In the buildup to Simon Grayson’s first season in charge of Sunderland, many things were changing at the Stadium of Light.
With an abundance of players who were desperate to leave, Grayson was faced with the challenge of trying to build a squad that could compete in the division. One major issue was ensuring that he could find two goalkeepers who would bring solidity to a backline that had been shaken by the debacle that was their 2016/2017 season under David Moyes.
In an attempt to resolve this issue, Grayson secured the signings of Jason Steele, and on this day in 2017, Dutch goalkeeper Robbin Ruiter.
Ruiter had already been on trial for a couple of weeks, and must have impressed the management sufficiently enough for him to be offered a contract.
In addition, his CV appeared to be that of someone who had vast experience of playing at a decent level. He had played over two hundred games in Dutch football, with almost 150 of them coming with FC Utrecht in the Eredivisie.
Upon signing for Sunderland, he insisted that it was a dream come true to play in English football.
I’m very pleased to be here because I had a great couple of days training with the team and played some good games, so I really wanted to sign and pleased I’m finally a Sunderland player.
From the moment I stepped through the door everything was so professional. It’s such a big club and for me it was always a dream to play in England, so if a club like Sunderland comes and asks if you want to sign, it’s a big chance.
Ruiter started the 2017/2018 season as an understudy to Steele, however, due to a substantial number of poor performances and injuries suffered by the Englishman, it was not long before he got his chance.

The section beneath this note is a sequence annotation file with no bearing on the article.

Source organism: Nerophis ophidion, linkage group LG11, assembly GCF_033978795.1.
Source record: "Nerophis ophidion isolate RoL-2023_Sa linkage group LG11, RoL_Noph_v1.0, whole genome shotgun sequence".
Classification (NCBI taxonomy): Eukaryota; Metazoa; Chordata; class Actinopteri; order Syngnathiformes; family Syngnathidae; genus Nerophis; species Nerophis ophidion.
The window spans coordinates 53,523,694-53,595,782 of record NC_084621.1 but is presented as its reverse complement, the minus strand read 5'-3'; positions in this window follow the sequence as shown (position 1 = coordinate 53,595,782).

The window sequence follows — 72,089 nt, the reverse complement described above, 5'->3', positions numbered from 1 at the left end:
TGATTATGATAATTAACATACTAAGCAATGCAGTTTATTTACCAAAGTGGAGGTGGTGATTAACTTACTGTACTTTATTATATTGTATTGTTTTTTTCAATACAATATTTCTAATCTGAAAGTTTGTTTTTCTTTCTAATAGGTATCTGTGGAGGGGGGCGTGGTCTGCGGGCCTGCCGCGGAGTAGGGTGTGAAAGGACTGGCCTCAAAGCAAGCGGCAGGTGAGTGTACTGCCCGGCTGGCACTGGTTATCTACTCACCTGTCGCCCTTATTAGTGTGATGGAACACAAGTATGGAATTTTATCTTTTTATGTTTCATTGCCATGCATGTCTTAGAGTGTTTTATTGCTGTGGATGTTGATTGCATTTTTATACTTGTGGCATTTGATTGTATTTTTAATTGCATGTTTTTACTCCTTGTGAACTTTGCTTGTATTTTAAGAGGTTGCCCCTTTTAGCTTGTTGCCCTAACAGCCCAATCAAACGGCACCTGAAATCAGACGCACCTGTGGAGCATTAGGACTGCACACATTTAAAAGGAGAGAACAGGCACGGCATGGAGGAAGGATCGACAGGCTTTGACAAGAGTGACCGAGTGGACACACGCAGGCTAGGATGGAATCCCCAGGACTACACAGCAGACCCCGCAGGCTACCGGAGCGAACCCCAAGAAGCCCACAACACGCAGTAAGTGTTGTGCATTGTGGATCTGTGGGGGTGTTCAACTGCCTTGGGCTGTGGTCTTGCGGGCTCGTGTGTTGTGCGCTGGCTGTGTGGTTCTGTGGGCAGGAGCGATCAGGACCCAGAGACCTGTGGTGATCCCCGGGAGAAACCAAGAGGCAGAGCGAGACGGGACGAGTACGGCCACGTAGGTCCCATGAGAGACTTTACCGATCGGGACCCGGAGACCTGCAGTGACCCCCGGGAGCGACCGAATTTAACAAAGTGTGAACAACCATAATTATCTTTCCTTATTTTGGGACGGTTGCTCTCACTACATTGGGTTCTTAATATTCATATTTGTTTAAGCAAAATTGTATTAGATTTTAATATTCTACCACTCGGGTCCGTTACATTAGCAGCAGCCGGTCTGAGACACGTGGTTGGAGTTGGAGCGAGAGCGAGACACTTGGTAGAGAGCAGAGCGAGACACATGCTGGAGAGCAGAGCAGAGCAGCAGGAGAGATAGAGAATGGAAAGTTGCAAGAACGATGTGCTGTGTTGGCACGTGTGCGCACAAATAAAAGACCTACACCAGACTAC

Unfortunately, things did not improve with the Dutchman in goal.
Our failings were highlighted during the 2-2 draw with Millwall, a game during which he let in two comical goals. In truth, it summed up the sort of season that the club was having.
In the aftermath of that game, Ruiter’s fortunes didn’t improve, as he succumbed to a nasty injury in early 2018 which essentially ruled him out for the rest of the season. A broken wrist left him sidelined for twelve weeks, which opened the door for Steele and Lee Camp to take over in what appeared to be a cursed position.
When Sunderland were eventually relegated to League One, Ruiter remained on Wearside and played second fiddle to Jon McLaughlin, who took over as first-choice goalkeeper after being signed by Jack Ross.
Ruiter eventually left the Stadium of Light after two years and returned to Holland, where he joined Dutch giants PSV Eindhoven in 2019.
Whilst at the club, the Dutchman played a central role in the Netflix series, ‘Sunderland ‘Til I Die’, as the cameras followed him and his family’s journey as they settled in the North East.
Ruiter has subsequently restated his admiration and love for the club, and did not rule out a possible return, though this notion may not have been welcomed by the fans.
In addition, the Dutchman wasn’t happy with the way the documentary framed his first season at Sunderland.
Last season I played a few mediocre matches, and two very bad ones. One was against Millwall, then I got a classic ball through the posts, a giant deflection. Well, those pictures were of course in the series.
But I had good matches in goal too, kept five clean sheets. I was on form until my injury, that would be a storyline in one of the episodes, but when I looked at the series, I did not notice it.
In fairness, he wouldn’t be alone in bearing grievances towards the documentary, and how it portrayed some of the players at the club.
In the last few days, Ruiter completed another transfer, when he signed for Camburr in Holland.